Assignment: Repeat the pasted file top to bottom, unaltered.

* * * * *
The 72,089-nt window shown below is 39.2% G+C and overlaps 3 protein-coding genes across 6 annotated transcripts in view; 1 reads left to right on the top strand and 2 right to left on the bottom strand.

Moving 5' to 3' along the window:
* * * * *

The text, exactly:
The 72,089-nt window shown below is 39.2% G+C and overlaps 3 protein-coding genes across 6 annotated transcripts in view; 1 reads left to right on the top strand and 2 right to left on the bottom strand.

Moving 5' to 3' along the window: